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Lesson Transcript

Hi everyone! Welcome to BASIC JAPANESE WRITING. The fastest, easiest, and most fun way to master the Japanese alphabet!
You've learned these 30 hiragana characters from the previous lessons.
In this lesson, you'll learn five new hiragana characters.
The first hiragana character for this lesson is ま. ま.
Try looking at it as a MAN in a MASK and you'll remember ま.
Hiragana ま is written in 3 strokes.
Start with this two parallel horizontal lines. Both of them go from left to right.
The first horizontal line is slightly longer than the second one.
The third stroke starts from the top, cuts through the first two strokes, then makes a loop at the bottom.
To keep a good balance, try not to make these two horizontal lines too long. They should be just a little bit wider than the loop at the bottom.
Ok, let's see it again.
Ok, next up is the hiragana character み. み.
Think of it as the musical note MI. Do, re, み! [sing this one]
Hiragana み is written in 2 strokes.
The first stroke starts with a short horizontal line, goes down, makes a loop at the bottom, and finishes off with an arc.
The second stroke is a curved vertical line that cuts through the end of the arc of the first stroke.
Ok, let's see it again.
The third one is the hiragana む. む.
む looks like a cow and what do cows say? MOOOO~
Hiragana む is written in 3 strokes.
む starts in a similar way to the character す. First, draw a horizontal line.
But unlike す, this should be a bit to the left.
Next, starting from the top, cut through the first stroke, then make a loop towards the bottom. After the loop, retrace the same line but unlike す do not flick your pen yet.
Instead turn to the right, make a horizontal line, then turn upwards and stop right here. Do not pass the first stroke.
The third stroke is a short slanted line above where the second stroke stops.
Ok, let's see it again.
This is the hiragana character め. め.
Does め remind you of this character? The one where the chopsticks are holding some NOODLES?
But look! This part is now missing. This means that the chopsticks dropped some noodles and made a MESS!
Hiragana め is written in 2 strokes.
め is written just like ぬ except for this loop at the end. So first, draw a curved, slanted line.
The second stroke starts at the same height as the first stroke, but curves opposite it, then finishes with a big wave. Instead of the loop in ぬ, flick your pen at the end of this stroke.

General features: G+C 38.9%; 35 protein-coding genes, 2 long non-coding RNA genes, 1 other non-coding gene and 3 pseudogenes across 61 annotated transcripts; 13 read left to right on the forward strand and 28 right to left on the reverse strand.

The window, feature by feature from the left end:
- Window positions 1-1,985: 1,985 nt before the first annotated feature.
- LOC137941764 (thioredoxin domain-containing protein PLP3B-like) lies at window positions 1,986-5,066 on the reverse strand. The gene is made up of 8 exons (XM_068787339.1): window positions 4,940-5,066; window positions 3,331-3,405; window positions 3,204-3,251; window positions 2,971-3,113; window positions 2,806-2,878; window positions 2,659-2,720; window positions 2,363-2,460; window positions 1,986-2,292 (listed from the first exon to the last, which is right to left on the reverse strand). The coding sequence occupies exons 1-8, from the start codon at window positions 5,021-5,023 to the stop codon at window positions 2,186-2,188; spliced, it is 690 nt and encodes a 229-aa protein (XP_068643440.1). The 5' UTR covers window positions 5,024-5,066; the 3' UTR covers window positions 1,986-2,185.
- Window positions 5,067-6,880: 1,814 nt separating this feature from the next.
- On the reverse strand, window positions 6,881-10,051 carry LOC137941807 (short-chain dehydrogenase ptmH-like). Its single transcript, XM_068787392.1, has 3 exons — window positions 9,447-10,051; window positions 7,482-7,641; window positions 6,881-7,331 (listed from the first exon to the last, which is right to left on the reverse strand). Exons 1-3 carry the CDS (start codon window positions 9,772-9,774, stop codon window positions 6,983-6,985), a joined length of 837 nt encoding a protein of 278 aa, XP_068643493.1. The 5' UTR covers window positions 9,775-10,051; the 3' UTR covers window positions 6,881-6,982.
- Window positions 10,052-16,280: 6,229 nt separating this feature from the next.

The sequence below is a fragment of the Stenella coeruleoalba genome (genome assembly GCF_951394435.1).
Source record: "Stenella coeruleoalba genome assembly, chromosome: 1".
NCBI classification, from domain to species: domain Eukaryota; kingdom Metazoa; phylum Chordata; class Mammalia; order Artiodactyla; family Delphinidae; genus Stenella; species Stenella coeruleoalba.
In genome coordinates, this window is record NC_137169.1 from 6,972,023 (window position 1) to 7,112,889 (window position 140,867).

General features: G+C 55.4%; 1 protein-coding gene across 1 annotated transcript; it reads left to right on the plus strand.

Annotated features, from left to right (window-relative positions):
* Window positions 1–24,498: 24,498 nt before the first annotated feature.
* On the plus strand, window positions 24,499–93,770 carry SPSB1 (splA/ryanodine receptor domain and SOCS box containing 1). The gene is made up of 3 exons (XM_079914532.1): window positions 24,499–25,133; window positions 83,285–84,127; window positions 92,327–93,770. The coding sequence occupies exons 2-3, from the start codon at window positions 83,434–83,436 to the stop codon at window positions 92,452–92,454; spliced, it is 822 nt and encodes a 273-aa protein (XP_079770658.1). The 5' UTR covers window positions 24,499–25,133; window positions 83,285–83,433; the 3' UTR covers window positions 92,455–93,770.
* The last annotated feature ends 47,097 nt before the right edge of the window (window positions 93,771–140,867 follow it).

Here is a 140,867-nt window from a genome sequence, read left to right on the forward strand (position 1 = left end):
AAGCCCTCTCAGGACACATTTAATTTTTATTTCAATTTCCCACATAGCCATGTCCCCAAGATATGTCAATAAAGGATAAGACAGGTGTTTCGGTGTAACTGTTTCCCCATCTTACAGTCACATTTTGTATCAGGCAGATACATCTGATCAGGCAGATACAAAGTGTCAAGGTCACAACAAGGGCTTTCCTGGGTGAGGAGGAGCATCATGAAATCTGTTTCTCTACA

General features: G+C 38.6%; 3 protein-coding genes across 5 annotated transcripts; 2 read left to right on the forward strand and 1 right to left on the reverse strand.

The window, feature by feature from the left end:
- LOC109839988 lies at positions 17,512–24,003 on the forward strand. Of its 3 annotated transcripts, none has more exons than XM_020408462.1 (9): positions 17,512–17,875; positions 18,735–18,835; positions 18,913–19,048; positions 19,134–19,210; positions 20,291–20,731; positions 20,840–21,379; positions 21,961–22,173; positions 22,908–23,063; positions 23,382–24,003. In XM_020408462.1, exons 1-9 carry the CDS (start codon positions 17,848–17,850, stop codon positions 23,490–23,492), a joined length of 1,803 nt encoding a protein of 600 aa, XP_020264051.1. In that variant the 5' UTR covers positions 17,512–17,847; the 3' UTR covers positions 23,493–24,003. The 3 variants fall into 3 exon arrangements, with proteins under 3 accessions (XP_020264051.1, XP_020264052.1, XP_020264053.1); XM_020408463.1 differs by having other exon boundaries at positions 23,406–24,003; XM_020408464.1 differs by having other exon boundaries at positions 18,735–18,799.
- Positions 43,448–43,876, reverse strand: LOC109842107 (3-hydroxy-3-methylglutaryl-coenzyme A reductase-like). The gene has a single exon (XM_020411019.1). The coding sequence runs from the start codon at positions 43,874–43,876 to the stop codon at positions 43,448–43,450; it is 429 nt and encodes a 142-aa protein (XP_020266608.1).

To have a good balace make sure the proportions of the spaces are correct.
Ok, let's see it again.
And our final character for this lesson is the hiragana も. も.
To remember も, just imagine it as a MONITOR lizard. This part is its huge, long tail.
ま and も might be confusing because they look similar, but just remember that ま is the one with the MOUTH.
Hiragana も is written in 3 strokes.
First, draw a fishing hook shape starting from the top and ending with a flick. It looks like a Hiragana し, right?
The second and third strokes are two parallel horizontal lines intersecting the first stroke.
Ok, let's see it again.
Let's see all the characters again. ま, み, む, め, も.
Quiz time!
Now, let's review what you've learned. I'll show you a character or a word and give you time to say them. Ready?
め. め actually means "eye."
Which one is the hiragana ぬ? [pause 3 sec] It's this one holding more NOODLES.
つ. Just like a tsunami.
さ. Remember not to mistake it for ち.
まち. This means "town" or "city."
This could be あめ which means "rain" or あめ which means "candy."
あたま. It's an important part of your body. It means "head."
This is きもの. It literally means "something you wear."
ためいき. [make a sighing noise] It means "sigh."
まいにち. まいにち means "every day." Speaking of which, I hope you're practicing every day!
Try saying this long one: (pause 3 sec) Was it difficult? Yes, it is. むずかしい means "difficult."
Great job! Do you have other mnemonic suggestions to make remembering hiragana easier? Share them in the comments below!
Ok, let's wrap up this lesson by recapping what you've learned.
In this lesson, you learned the hiragana characters ま, み, む , め, and も.
よくできました! You've now mastered 35 characters and 61 Japanese syllables:
Do you know what a ぬいぐるみ is? You're going to find out what this cute word means next time when we tackle the R column.
Before you go, practice writing the following words on your own!
And to learn MORE Japanese, go to JapanesePod101.com.
Hey guys! Are you interested in learning another language? Did you know that, in addition to Japanese, we offer many other languages as well? We have a total of 34 different language sites to be exact! Chinese, Korean, and Spanish just to name a few. Which language would you like to learn with us?
See you in the next lesson! またね!